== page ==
Foreign Investment Into China Falls as Weaker Yuan Dents Inflows

  • FDI decreased 5.8% in December, while ODI climbed 6.1%
  • Outbound buying by Chinese companies hit record in 2015

A vendor packs mannequin heads into a bag at a wig stall in a street market. FDI into China fell 5.8 percent in December from a year earlier to 77 billion yuan ($12 billion), while outbound non-financial investment climbed 6.1 percent.

Photographer: Xaume Olleros/Bloomberg

China’s weakening yuan isn’t just spurring capital to leave the country, it’s also acting as a brake on foreign-direct investment.

FDI into China fell 5.8 percent in December from a year earlier to 77 billion yuan ($12 billion), while outbound non-financial investment climbed 6.1 percent, government data showed Wednesday. Economists said expectations for further yuan weakness are one reason behind the flows as savers and companies shuffle money out while inbound investors take a wait-and-see approach.

"It’s because foreign investors tend to delay their investment in the face of strong depreciation expectations," said Xia Le, a Hong Kong-based economist at Banco Bilbao Vizcaya Argentaria SA. "Why not wait a little bit longer so that the same amount of dollars can exchange for more renminbi to invest?"

Chinese officials have been at pains to talk down bets on a major depreciation. An estimated $843 billion in capital left China between February and November, the most recent tally available according to data compiled by Bloomberg, while the nation’s stockpile of foreign-exchange reserves plunged by $513 billion in 2015 to $3.33 trillion.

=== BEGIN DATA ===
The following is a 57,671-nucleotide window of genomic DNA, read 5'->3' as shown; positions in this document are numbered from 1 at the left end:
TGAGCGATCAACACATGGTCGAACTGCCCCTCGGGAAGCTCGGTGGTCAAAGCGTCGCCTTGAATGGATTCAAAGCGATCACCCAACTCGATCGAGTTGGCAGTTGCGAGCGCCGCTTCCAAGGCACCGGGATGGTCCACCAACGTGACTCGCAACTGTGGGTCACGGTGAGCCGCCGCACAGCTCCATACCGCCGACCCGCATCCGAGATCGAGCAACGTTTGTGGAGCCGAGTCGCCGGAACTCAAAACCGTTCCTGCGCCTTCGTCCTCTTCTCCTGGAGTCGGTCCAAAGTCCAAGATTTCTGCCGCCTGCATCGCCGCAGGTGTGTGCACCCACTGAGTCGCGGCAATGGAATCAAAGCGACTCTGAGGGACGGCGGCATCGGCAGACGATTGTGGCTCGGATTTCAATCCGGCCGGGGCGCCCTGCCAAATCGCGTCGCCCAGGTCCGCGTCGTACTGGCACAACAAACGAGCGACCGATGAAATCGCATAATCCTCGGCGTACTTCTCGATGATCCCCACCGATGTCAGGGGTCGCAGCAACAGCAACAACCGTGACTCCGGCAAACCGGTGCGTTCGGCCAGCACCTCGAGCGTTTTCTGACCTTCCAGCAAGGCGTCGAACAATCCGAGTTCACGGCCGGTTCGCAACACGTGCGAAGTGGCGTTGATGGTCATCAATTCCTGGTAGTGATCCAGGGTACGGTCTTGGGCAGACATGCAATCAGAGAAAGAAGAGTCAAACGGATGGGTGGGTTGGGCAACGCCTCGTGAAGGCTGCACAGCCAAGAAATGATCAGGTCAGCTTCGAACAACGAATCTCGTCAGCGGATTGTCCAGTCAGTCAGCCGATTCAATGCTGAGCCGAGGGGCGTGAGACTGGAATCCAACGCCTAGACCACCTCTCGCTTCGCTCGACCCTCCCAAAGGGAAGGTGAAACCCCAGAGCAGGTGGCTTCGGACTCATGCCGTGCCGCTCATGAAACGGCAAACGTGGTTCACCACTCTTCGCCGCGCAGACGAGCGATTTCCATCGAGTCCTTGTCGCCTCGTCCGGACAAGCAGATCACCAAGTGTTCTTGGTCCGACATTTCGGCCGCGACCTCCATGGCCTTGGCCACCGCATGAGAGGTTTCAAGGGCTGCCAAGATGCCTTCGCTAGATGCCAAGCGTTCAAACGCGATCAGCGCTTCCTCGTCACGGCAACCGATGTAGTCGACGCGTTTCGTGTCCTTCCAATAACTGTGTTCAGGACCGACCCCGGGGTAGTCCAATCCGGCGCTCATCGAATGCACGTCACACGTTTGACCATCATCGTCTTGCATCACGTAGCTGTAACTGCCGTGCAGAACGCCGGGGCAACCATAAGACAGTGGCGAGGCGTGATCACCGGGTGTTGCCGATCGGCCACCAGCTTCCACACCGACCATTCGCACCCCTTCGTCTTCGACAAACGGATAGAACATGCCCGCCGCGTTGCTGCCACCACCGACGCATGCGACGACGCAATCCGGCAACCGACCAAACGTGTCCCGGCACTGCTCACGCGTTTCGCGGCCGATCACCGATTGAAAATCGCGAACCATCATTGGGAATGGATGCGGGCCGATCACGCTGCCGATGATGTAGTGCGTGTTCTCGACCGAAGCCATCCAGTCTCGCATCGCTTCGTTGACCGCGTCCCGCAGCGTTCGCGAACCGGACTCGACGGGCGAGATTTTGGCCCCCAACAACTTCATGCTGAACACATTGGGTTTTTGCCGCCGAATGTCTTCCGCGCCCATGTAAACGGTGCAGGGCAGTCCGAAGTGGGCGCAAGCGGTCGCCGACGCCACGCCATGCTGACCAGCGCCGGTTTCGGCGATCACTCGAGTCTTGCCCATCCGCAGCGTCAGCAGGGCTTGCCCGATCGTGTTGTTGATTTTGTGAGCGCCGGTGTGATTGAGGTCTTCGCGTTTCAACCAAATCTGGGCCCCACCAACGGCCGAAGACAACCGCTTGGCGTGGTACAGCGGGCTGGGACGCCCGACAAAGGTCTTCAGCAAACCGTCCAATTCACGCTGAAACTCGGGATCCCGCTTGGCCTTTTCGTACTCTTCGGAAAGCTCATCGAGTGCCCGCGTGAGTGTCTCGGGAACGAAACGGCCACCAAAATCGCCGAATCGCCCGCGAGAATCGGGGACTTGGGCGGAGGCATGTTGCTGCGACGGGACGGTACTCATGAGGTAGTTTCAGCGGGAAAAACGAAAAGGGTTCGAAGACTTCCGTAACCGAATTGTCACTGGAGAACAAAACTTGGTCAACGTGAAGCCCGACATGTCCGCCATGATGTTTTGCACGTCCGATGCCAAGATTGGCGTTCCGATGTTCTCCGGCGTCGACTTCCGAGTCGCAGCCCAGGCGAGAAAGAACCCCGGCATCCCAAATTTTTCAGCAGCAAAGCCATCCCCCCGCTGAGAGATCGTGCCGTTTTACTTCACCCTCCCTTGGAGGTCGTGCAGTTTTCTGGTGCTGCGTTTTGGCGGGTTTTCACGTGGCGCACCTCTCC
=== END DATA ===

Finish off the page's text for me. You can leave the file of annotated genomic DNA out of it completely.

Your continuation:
The yuan fell to a five-year low last week, bringing its drop over the past year to almost 6 percent.

Buying Spree

Still, not all of the money leaving China can be put down to capital flight. Overseas acquisitions by Chinese firms hit record levels in 2015 as China Inc. spread its wings. It’s the kind of investment that underscores the government’s ambition to grow the nation’s influence around the world even as its volatile domestic markets rattle global investors.

Both state-owned and private companies broadened their reach to seek acquisitions of famous brands, technology and financial services assets, while shying away from the traditional natural resources arena that has tended to predominate in previous lists.

Since the start of 2016 alone, Chinese companies have pulled off two major acquisitions in the U.S. General Electric Co. agreed to sell its home-appliances business to Qingdao Haier Co. for $5.4 billion and billionaire Wang Jianlin’s Dalian Wanda Group Co. agreed to spend as much as $3.5 billion to take over the Legendary Entertainment production house.

"Greater appetite for mature assets and better awareness of political and commercial risks in emerging economies have further accelerated the shift of investment activity from developing to advanced economies," Rhodium Group analysts Thilo Hanemann and Cassie Gao wrote in a report this month.

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